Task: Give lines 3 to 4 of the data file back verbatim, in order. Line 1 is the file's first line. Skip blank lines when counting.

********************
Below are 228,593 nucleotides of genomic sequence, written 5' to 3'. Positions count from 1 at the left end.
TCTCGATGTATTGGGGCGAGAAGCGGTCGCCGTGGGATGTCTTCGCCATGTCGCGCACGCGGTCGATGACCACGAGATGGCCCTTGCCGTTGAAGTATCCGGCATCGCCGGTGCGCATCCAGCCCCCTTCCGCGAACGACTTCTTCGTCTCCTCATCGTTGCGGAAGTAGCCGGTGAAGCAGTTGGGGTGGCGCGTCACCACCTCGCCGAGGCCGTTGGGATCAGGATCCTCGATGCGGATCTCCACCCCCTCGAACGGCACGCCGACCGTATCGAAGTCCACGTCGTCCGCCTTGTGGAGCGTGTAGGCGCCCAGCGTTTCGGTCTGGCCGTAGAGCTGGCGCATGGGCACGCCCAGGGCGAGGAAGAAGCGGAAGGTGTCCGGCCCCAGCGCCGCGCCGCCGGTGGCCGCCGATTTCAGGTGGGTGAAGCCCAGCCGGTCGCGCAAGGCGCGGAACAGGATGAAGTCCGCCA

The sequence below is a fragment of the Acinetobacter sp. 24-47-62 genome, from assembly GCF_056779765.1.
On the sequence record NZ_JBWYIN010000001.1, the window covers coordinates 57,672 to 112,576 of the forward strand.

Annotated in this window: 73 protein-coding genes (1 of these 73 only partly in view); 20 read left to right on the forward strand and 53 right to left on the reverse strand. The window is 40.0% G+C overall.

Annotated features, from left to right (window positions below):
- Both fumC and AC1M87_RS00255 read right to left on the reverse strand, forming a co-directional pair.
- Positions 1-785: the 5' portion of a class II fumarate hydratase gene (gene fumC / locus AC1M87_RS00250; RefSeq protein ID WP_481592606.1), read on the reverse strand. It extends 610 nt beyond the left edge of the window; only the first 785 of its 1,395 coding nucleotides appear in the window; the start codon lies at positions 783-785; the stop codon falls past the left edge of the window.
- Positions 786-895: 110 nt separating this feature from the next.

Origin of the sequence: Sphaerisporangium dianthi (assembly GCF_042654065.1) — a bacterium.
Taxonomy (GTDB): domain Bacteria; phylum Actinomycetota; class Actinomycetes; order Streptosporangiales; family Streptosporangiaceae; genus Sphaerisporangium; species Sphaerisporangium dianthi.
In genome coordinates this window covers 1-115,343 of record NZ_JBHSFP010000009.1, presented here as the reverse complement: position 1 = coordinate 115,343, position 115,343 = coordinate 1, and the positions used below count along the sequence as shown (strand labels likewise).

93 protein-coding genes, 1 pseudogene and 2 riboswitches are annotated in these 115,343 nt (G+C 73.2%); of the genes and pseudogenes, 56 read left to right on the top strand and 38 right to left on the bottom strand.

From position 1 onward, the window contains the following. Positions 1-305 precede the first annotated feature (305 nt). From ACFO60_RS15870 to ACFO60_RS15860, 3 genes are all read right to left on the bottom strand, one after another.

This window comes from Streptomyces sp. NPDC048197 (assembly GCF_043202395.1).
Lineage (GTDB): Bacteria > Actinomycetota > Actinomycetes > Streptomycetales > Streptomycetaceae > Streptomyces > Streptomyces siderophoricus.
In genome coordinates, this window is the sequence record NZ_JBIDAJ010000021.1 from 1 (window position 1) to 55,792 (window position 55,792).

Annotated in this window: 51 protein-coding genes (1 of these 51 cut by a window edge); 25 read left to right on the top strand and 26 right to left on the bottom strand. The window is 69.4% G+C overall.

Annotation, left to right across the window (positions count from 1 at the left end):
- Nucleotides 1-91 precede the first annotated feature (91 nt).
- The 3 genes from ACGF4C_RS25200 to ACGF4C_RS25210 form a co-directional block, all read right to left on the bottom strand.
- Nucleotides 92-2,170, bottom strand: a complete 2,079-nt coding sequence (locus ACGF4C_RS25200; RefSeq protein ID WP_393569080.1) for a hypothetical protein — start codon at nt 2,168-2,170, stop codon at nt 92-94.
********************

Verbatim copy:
The sequence below is a fragment of the Acinetobacter sp. 24-47-62 genome, from assembly GCF_056779765.1.
On the sequence record NZ_JBWYIN010000001.1, the window covers coordinates 57,672 to 112,576 of the forward strand.